Cautious approach deprives Preakness Stakes of challengers

Jockey Calvin Borel guides Super Saver through a morning workout at Churchill Downs on Monday. Super Saver will ship to Pimlico on Wednesday, where he will not find some of his main competition from the Derby.  (AP)
Jockey Calvin Borel guides Super Saver through a morning workout at Churchill Downs on Monday. Super Saver will ship to Pimlico on Wednesday, where he will not find some of his main competition from the Derby. (AP)

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By Andrew Beyer
Wednesday, May 12, 2010

Trainer Todd Pletcher has one source of concern as he brings Kentucky Derby winner Super Saver into the Preakness: the calendar. He frets about putting his colt back into competition only two weeks since he ran at Churchill Downs.

To people who pay only casual attention to the sport, as well as to some old-timers, such a worry might be hard to comprehend. The Derby and the Preakness have been spaced two weeks apart since 1950, causing no evident problems for the horses or their trainers. In earlier years the races were closer together. Sir Barton won the 1919 Derby on a Saturday and captured the Preakness the next Wednesday.

But the methods of most American trainers have changed profoundly over the years, and Pletcher embodies the new thinking. He believes in bringing "fresh" horses into major stakes, giving them plenty of time between starts instead of racing them hard to get them fit. He told a pre-Preakness teleconference, "Our statistics show we're most effective running back in 35 to 60 days" after a horse's previous start. That is why he said of Saturday's Preakness, "Our biggest challenge is the 14-day turnaround." At least two factors have influenced this philosophy. Modern-day thoroughbreds are less durable than their forebearers, and trainers can't campaign them as if they were Seabiscuit -- who ran seven times in one month as a 2-year-old.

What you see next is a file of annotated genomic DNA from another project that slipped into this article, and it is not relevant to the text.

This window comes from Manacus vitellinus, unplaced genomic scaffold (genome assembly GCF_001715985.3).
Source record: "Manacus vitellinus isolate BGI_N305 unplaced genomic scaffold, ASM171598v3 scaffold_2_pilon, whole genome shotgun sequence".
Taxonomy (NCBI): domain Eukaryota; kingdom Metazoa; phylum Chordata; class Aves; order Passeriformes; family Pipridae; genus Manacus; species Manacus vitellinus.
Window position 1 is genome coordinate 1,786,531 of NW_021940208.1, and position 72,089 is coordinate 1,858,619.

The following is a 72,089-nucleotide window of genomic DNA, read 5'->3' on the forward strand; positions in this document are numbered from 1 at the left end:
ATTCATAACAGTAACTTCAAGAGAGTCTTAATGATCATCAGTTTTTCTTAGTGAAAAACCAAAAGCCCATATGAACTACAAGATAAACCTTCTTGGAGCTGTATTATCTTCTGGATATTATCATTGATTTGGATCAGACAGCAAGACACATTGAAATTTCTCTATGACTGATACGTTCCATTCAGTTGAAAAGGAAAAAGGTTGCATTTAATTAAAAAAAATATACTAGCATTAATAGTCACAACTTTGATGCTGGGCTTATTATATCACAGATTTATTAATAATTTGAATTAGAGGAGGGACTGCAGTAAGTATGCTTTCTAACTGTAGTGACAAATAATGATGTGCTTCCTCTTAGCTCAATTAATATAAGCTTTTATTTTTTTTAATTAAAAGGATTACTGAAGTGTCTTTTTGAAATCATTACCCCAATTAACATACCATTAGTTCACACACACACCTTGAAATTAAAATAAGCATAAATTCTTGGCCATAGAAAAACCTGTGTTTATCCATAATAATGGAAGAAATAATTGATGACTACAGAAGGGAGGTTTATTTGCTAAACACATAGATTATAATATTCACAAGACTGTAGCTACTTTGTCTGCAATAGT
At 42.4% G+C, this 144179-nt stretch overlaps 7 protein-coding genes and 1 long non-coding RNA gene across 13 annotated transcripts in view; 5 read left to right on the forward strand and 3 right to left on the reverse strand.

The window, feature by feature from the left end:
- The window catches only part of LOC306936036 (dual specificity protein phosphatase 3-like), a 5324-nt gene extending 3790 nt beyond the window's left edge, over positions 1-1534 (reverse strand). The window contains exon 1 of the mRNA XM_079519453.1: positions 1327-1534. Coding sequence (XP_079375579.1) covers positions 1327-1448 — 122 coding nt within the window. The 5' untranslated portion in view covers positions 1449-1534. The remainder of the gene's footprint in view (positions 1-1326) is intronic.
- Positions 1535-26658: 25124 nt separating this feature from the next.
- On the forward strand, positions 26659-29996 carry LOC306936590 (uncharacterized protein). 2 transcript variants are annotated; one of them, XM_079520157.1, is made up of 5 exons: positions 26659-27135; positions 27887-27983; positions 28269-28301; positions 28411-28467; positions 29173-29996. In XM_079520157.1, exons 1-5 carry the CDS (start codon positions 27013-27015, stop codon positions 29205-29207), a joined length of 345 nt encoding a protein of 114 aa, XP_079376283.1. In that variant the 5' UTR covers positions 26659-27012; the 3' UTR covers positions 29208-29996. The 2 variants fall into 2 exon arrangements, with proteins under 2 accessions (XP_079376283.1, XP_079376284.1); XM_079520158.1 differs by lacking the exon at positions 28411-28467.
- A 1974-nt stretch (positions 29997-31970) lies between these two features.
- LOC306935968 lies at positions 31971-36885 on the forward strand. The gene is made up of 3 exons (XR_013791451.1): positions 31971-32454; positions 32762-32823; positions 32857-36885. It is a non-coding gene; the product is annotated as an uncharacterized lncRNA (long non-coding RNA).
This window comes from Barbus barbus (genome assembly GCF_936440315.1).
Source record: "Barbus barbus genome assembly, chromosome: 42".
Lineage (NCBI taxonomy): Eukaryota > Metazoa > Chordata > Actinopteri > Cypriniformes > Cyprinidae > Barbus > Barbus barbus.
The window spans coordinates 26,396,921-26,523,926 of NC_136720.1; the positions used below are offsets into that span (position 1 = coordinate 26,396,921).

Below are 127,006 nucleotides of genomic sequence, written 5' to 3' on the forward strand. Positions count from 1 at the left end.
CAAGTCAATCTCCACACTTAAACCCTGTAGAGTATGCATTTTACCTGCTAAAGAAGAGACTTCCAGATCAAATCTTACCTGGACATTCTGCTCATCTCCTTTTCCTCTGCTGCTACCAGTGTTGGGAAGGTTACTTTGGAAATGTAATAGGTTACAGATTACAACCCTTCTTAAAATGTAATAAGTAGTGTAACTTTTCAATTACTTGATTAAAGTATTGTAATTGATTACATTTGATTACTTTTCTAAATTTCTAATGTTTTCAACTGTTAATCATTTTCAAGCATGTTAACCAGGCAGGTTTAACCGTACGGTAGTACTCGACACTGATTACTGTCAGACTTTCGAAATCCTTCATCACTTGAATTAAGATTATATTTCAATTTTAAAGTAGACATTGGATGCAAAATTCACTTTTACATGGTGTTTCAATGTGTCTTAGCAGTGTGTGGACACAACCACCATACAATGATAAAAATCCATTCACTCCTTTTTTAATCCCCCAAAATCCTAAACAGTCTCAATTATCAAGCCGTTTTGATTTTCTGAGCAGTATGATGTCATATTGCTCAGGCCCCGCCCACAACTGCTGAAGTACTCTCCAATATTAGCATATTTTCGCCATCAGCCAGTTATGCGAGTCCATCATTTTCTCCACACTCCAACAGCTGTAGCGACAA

Moreover, many U. S. trainers -- Pletcher among them -- have been greatly influenced by the ideas of Len Ragozin, the purveyor of speed figures and the originator of the "bounce theory." When a horse runs very fast and delivers a peak effort, according to the theory, that performance will almost inevitably be followed by a decline. The way to mitigate a bounce is to give a horse plenty of time to recuperate after the big effort.

The results might appear to confirm the merits of this style of training. Pletcher has been the most prolific winner of stakes races in the United States over the last decade. He broke the single-season money-winning record set by the late Bobby Frankel, also a Ragozin devotee. Frankel regularly talked about his profession in terms of getting horses to peak and to avoid bounces.

To some extent, of course, this philosophy of training is self-fulfilling. Because trainers believe that horses need more time between races, their horses win with more time between races. However, the sport does offer one way to test what will happen when horses run without long rest. That test is the Preakness Stakes.